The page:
- Use GWWC’s probability and impact (harm) estimates for nuclear war and natural pandemics, along with Metaculus’ November 2021 prediction for engineered pandemics6
The results indicate that climate change would be by far the greater risk to civilization during this century with the potential for 801.5 million deaths. The closest comparable threat would be an engineered pathogen with a 5% probability of killing 95% of the population resulting in 532 million deaths7.
The scale of current and potential harm resulting from climate change is enormous. It is considerably greater than two of the current top funding priorities, nuclear war, and a global pandemic. And there remain neglected opportunities within the solution set for addressing climate change that could have dramatic impacts in the coming decades. There will always be a subjective element to how an individual or organization evaluates risk and ultimately prioritizes their giving. I am sure others will disagree with my analysis, but I hope to have at least made a thought provoking case for reconsidering the broader priority climate change might have within the various EA organizations.
- Giving What We Can – Improving Nuclear Security.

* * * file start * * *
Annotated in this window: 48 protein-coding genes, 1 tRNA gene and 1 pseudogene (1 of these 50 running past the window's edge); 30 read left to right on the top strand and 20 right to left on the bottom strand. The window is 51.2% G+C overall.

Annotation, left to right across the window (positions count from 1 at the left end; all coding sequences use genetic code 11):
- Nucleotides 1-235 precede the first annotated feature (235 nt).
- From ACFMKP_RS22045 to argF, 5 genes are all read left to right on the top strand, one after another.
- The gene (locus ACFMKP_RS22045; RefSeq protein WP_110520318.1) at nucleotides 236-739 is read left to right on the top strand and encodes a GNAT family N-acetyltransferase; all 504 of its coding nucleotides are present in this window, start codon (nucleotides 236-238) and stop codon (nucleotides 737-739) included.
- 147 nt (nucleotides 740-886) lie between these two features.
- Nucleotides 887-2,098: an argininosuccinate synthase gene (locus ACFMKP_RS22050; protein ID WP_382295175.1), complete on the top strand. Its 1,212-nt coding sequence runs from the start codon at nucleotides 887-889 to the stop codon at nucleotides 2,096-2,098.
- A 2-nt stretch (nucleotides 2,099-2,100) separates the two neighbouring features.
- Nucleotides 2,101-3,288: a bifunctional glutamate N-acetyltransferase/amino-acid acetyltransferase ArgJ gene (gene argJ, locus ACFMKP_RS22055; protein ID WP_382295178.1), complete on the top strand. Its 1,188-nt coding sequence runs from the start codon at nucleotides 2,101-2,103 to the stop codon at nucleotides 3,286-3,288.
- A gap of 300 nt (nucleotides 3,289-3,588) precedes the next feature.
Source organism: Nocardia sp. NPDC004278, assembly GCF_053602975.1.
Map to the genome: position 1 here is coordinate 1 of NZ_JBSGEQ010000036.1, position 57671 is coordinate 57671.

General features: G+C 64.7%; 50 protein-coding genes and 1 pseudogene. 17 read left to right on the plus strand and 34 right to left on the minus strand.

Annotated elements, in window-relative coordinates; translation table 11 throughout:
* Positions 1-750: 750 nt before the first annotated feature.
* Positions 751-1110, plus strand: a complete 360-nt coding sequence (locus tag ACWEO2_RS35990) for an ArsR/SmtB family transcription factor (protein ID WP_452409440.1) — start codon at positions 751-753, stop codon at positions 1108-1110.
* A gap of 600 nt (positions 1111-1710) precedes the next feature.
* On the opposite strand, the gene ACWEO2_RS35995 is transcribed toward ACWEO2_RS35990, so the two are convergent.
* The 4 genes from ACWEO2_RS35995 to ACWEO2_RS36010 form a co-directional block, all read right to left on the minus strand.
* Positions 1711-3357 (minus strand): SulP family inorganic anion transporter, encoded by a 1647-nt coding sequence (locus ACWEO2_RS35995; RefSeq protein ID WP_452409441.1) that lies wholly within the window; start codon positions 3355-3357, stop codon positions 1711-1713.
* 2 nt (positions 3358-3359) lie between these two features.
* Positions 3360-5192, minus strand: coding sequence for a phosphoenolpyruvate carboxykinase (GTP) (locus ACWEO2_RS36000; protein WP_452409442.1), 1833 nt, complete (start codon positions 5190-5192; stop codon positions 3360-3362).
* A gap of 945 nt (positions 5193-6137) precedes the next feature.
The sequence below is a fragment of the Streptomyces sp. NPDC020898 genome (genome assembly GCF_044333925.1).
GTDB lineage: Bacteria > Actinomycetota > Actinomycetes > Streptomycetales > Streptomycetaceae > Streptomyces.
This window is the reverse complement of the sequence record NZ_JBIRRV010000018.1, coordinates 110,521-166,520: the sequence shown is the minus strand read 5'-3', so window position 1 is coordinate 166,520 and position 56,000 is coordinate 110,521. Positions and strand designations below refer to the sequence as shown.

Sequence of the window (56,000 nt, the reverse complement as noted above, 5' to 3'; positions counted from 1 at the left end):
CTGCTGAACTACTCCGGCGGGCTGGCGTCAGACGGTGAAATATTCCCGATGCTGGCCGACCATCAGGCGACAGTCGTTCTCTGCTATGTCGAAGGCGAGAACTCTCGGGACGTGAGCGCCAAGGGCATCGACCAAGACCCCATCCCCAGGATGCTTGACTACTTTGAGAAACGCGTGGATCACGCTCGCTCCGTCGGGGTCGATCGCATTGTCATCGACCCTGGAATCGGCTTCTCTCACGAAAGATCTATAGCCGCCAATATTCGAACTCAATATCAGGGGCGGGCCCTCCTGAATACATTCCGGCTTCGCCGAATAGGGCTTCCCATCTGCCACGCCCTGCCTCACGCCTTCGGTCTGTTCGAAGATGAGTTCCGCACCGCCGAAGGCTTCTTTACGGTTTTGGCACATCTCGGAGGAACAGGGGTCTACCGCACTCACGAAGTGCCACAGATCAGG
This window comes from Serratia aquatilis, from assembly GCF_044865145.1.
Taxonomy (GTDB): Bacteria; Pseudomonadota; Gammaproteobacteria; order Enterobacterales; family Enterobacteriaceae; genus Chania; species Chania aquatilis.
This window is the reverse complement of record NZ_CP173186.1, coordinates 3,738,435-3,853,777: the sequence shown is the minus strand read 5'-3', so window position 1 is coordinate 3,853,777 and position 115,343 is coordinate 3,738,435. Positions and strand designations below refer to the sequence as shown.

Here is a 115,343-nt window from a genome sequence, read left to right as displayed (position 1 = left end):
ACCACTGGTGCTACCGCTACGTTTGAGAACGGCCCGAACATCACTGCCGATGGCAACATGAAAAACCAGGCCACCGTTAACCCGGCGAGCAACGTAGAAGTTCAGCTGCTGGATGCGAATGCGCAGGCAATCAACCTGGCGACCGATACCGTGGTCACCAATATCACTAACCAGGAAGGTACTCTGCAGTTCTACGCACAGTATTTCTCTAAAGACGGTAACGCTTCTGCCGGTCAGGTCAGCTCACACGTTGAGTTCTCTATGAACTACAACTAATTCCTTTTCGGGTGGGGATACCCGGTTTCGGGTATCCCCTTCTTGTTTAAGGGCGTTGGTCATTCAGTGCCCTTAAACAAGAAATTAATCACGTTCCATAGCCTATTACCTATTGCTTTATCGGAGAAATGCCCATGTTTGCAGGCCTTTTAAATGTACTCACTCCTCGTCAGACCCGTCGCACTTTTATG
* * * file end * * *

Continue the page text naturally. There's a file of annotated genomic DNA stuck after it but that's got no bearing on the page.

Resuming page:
- Vohra, Karn et. al. (2021). Global mortality from outdoor fine particle pollution generated by fossil fuel combustion: Results from GEOS-Chem. Environmental Research, Volume 195
- Green, Brian Patrick. Six Approaches to Making Ethical Decisions in Cases of Uncertainty and Risk. Markkula Center for Applied Ethics, Santa Clara University
- Giving What We Can – Improving Biosecurity and Pandemic Preparedness https://www.givingwhatwecan.org/cause-areas/long-term-future/biosecurity
- - Climate Change Total Risk:
Where Risktotal = ∑2022-2100 Prob. * (Harm2022-2100) = .75(13.7M * 78 yrs.) = 801.5 million deaths
- Nuclear War Risk
Where Risktotal = Prob.2100 * (Harm2100) = .009(50M) = 450 thousand deaths (.9% is the high end of the probability range given by GWWC)
- Engineered Pathogen Risk (based on November 2021 Metaculus information)
Where Risktotal = Prob.2100 * (Harm2100), and estimated world population in 2100 = 11.2B (U.N. estimate).
Risk(1)total = 17% chance 10% of population in 2100 dies = .17(.10*11.2B) = 190.4 million deaths
Risk(2)total = 5% chance 95% of population in 2100 dies = .05(.95*11.2B) = 532 million deaths
- Natural Pathogen Risk (based on GWWC 2008 informal survey)
Where Risktotal = Prob.2100 * (Harm2100)
Risk(1)total = 60% chance 1 million deaths in 2100 = .60(1.0M) = 600 thousand deaths
Risk(2)total = 5% chance 1 billion deaths in 2100 = .05(1.0B) = 50 million deaths
Risk(3)total = .05% chance of human extinction in 2100 = .0005(11.2B) = 5.6 million deaths